Above a dirt road near the Manor gates is a cemetery under white pine trees surrounded by a slatted wood fence that looks like an old comb missing some teeth. It’s an unusual cemetery in many ways, not least because it has few headstones marking graves, just stones. Anecdotal and scientific evidence says that as many as 200 people could be buried here. At the foot of the hill is a massive stone engraved with words, eroded by time, that read: “Burial Ground of the Colored People of Sylvester Manor.”

Stephen Mrozowski, an anthropologist/archaeologist at the University of Massachusetts, has visited Shelter Island with teams of students and scientists for more than 20 years to uncover the 300-year life of the Manor, and has done extensive research on the burial ground.

He’s excavated all parts of the grounds, unearthing a cultural mix of Native American, African, Dutch and English lives, and was among those who spent the night in the attic in August 2015 as part of The Save Dwelling Project. In scholarly journals, he’s noted that the Manor is a living, archaeological laboratory to study the interactions of the various cultures, enslaved and free, that were here in the 17th and 18th centuries.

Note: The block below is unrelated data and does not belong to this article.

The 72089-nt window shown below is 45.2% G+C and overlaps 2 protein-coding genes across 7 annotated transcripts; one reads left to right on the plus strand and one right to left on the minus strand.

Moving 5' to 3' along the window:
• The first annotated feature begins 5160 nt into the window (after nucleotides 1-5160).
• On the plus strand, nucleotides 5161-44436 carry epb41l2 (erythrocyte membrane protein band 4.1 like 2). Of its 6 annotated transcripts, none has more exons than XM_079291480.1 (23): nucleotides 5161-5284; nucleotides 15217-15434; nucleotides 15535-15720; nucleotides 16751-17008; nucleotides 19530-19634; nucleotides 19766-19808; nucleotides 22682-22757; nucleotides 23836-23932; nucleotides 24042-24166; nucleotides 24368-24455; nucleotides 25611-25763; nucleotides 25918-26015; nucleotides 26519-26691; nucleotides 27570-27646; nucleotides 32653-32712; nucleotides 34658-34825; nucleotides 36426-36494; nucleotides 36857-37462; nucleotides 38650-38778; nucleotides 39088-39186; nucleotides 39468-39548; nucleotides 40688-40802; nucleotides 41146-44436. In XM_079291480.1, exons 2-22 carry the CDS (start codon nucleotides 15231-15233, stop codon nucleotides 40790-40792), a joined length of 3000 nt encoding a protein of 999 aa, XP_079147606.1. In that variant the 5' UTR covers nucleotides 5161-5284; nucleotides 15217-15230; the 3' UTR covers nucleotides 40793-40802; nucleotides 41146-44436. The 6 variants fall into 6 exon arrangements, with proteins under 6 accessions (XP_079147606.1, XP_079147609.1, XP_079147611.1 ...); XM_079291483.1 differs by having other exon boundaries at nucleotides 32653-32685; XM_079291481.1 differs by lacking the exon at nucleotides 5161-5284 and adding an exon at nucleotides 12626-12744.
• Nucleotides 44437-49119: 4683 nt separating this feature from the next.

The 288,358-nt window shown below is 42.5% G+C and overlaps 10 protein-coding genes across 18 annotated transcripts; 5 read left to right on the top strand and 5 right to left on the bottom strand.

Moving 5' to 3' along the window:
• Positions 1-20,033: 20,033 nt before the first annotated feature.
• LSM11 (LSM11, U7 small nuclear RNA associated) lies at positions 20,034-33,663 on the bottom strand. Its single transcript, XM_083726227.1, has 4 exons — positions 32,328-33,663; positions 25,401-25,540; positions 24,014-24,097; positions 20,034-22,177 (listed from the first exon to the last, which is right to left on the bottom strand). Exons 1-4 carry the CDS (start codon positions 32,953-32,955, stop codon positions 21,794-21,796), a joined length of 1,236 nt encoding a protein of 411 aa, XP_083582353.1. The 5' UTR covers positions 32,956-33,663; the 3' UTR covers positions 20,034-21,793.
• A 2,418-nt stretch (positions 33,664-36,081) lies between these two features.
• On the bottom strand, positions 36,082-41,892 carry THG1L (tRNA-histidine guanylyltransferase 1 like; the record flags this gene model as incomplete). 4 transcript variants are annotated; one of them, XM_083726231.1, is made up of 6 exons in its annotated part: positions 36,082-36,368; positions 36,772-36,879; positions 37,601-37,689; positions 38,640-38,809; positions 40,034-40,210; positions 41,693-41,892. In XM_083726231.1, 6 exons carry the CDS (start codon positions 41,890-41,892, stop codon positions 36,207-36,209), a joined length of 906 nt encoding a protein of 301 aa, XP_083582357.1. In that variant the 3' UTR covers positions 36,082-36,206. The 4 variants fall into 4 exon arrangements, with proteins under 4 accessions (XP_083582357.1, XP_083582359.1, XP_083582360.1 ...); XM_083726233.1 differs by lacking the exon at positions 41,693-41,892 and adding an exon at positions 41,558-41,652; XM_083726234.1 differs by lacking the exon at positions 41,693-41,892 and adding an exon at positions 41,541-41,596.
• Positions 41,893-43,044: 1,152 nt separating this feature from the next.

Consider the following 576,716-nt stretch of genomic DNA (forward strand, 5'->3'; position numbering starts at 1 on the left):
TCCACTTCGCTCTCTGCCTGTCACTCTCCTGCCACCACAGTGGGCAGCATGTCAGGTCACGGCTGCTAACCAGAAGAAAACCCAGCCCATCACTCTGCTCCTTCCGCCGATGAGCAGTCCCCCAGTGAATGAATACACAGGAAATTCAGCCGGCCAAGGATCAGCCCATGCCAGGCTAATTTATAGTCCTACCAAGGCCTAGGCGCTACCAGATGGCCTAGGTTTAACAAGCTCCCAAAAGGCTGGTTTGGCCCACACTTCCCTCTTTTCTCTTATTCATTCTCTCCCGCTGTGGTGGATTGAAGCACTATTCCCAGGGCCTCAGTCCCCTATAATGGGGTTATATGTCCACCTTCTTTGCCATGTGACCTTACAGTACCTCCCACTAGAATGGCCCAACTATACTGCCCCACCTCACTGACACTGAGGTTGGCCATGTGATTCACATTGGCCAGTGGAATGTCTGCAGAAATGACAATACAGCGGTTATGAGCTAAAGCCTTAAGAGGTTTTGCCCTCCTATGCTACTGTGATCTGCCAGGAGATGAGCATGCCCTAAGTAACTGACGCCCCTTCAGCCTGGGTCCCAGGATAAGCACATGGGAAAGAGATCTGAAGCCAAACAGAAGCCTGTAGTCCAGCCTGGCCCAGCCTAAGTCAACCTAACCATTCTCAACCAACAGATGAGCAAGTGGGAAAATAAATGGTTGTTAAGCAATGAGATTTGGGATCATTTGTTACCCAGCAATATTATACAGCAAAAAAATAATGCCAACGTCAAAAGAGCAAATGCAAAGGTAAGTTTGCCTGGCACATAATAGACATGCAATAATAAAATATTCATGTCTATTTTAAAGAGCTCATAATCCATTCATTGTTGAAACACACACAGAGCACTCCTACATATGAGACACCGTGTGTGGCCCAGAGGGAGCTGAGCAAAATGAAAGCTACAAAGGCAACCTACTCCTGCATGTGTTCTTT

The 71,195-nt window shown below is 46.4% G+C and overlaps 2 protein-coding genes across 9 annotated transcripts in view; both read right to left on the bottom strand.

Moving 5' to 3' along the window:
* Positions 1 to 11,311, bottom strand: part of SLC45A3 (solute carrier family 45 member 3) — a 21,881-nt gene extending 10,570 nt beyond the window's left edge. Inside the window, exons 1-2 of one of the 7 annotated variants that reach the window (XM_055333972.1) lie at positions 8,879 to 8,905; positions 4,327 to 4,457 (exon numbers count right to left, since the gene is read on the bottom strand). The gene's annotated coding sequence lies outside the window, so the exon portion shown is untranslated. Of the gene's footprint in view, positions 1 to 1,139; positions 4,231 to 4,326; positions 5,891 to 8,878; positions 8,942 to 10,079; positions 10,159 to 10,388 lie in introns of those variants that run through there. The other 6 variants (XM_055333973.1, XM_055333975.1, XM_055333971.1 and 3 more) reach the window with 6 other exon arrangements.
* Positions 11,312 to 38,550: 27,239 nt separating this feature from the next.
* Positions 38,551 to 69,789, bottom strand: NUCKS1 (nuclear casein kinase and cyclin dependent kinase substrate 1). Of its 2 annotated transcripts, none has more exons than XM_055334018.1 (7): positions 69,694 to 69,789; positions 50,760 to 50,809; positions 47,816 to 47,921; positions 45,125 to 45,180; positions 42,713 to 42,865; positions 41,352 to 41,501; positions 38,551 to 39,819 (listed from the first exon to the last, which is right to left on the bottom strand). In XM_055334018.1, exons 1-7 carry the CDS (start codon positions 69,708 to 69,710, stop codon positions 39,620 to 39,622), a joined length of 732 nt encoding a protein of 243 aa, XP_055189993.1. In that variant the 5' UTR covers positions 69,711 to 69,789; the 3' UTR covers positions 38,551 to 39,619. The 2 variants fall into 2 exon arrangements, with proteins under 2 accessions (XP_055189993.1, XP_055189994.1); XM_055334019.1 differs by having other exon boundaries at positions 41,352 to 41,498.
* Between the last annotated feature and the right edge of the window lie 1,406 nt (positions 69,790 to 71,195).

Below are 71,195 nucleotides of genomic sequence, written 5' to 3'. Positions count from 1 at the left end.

Mr. Mrozowski’s research is one testament to the Manor’s commitment to shedding light on the history of slavery on the island. “I’m very proud of the way we’ve approached the subject of slavery and incorporated it into our narrative and the honesty that we deal with it,” Ms. Barnes said.

One of those buried in a grave marked by only a stone is a man named Comus, who was bought in 1762 and died in 1820, according to records of the Shelter Island Historical Society. By all accounts he was an imposing presence, well over six feet tall, and worked with livestock, threshed wheat and harvested apples. He also had a sense of pride that got him into trouble with his owners, as a letter in the historical society archives states: “… Commo [sic] will be a plage [plague] to you & I suppose you intend to Sell him there.”

Comus was never sold, according to Ms. Griswold, but lived and died enslaved on the island. Ms. Griswold reports that when Comus was in his 70s, he was admitted into Shelter Island Presbyterian Church “along with another manor slave, Matilda. He paid pew rent as a full subscriber ($2.50) but he sat in the four short rows reserved for his race at the back of the church.”

Heartbreak and hope